Dr. Gerard has developed a 'Unique" martial arts system designed explicitly for health care and Business professionals, including doctors, nurses, students, allied health care workers, etc. These techniques work for anyone in the workplace setting.
Dr. Gerard has studied martial arts techniques for the past 30 years, which include a wide variety of styles including: Goju-Ryu, Sugar-Ryu JiuJitsu and "Circle of One" Ninjitsu.
Dr. Gerard and Professor Robert Crosson (10th degree Master, Sugar Ryu JiuJitsu) have joined forces and developed a martial arts system specifically targeted and designed with the Health Care and Business Professional in mind.
The system utilizes what a health care worker would normally carry in their white jackets, shirts, medical bags, wallets, beeper, cell phone, etc. This is a 2 level system: 1. Defensive techniques only for the health care setting, and 2. Defensive techniques for "out of the health care setting" (i.e. leaving work at midnight going to get your car in a lonely garage"). These similar techniques work for Business Professionals in the workplace, with objects normally carried in their dialy working attire.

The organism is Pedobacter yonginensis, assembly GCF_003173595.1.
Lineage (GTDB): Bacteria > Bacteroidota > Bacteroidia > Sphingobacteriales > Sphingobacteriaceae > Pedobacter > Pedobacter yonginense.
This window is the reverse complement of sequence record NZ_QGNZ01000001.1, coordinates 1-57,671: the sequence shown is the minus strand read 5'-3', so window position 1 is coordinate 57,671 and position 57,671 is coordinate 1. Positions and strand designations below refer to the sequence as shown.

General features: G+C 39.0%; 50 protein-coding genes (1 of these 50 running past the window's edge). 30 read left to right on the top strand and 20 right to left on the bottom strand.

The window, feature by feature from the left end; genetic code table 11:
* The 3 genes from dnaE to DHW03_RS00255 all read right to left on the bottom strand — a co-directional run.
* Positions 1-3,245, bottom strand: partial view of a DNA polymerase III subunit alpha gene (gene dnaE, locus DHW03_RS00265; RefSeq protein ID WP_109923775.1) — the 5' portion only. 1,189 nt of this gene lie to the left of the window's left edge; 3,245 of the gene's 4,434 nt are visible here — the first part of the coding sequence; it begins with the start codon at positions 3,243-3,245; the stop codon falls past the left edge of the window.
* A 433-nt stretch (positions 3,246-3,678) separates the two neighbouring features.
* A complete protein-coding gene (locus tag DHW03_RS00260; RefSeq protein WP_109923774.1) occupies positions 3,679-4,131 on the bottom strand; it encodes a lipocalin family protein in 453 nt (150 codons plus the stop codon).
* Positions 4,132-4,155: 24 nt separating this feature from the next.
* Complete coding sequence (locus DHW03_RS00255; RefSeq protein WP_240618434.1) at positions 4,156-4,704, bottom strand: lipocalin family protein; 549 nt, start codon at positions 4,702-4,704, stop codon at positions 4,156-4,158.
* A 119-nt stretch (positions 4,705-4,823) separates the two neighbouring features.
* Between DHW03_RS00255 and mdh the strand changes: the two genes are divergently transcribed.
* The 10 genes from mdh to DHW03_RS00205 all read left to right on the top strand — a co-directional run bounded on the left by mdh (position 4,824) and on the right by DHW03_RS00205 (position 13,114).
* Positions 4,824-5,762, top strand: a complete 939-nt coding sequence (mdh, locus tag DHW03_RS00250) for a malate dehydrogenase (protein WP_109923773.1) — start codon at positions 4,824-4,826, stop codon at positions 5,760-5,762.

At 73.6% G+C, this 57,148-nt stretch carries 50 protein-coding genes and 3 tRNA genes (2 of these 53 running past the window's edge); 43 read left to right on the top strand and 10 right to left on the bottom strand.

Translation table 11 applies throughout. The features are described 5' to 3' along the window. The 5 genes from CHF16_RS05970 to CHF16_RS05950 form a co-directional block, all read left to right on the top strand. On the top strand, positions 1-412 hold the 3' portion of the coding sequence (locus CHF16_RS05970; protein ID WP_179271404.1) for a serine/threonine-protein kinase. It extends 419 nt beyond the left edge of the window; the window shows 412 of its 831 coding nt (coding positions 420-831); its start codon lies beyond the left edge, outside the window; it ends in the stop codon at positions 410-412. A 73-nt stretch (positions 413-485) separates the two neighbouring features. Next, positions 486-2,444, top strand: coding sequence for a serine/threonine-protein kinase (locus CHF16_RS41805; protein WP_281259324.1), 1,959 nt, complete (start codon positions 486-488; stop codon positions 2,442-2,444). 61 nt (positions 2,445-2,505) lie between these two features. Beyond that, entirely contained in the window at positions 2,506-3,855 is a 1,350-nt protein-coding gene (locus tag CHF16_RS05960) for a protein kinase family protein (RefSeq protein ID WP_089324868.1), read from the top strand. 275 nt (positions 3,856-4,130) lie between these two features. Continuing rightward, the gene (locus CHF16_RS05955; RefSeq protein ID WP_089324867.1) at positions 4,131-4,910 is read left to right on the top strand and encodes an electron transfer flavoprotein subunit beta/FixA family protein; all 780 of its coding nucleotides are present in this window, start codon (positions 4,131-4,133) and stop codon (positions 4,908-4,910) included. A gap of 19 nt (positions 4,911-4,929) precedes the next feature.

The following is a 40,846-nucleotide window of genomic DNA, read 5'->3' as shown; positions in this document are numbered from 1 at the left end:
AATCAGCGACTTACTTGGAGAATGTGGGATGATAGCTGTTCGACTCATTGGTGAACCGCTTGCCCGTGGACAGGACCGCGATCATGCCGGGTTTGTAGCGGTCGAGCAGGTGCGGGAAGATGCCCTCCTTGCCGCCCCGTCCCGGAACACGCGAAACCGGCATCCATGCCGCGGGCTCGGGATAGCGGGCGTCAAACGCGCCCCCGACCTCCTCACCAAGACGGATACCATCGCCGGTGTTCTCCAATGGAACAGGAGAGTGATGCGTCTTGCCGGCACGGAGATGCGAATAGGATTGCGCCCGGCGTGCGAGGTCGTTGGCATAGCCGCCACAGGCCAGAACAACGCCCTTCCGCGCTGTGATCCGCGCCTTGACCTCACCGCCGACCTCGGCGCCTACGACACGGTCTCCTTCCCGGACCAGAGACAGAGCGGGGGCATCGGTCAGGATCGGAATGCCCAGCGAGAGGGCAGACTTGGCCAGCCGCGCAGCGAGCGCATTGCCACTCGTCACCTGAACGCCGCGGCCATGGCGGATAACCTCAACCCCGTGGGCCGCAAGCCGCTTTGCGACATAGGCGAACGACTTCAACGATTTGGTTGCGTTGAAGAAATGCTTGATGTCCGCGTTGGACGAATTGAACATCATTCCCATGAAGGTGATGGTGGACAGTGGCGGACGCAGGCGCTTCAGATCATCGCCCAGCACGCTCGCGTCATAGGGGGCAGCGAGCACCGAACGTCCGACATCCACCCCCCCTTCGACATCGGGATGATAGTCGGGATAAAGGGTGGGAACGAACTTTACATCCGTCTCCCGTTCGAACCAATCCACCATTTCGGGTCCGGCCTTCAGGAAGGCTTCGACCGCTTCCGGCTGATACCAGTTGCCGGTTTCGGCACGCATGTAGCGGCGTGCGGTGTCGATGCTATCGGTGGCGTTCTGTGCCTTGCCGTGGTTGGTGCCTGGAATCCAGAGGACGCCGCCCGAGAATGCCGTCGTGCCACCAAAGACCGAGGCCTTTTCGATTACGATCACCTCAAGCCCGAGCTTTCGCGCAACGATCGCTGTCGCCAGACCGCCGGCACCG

In addition, Psychology of dealing with agitated and disturbed individuals, "Streetology" (everyday street related scenarios), situation recognition and conflict avoidance techniques are stressed. Physical fitness techniques and methods of stress reduction are also emphasized. The concept of "Streetology" is how to be aware of your surroundings at all times, always being alert to potential dangers, and involves all the concepts of how to never become a victim, learning how to be safe. All these concepts are intensely taught within this course.
The instruction on techniques of how to fall are also very useful during daily activities such as slipping or falling on ice or other wet surfaces, helping to prevent significant injuries.
The course will also increase worker and employer awareness of the risk factors for violence in health care and business settings and to provide strategies for reducing exposure to these factors. Although anyone working in a hospital may become a victim of violence, nurses and aides who have the most direct contact with patients are at higher risk. Other hospital personnel at increased risk of violence include emergency response personnel, hospital safety officers, and all health care providers. The course will also teach self defense in the office setting, self defense in your car and home, and self defense in other public areas.
To prevent violence in health care settings, employers should develop a safety and health program that includes management commitment, employee participation, hazard identification, safety and health training, and hazard prevention, control, and reporting. Employers should evaluate this program periodically. Although risk factors for violence are specific for each health care setting, and its work scenarios, employers can follow general prevention strategies. (Occupational Hazards in Hospital DHHS, the National Institute For Occupational Safety And Health (NIOSH) Publication No. 2002-101, April 2002).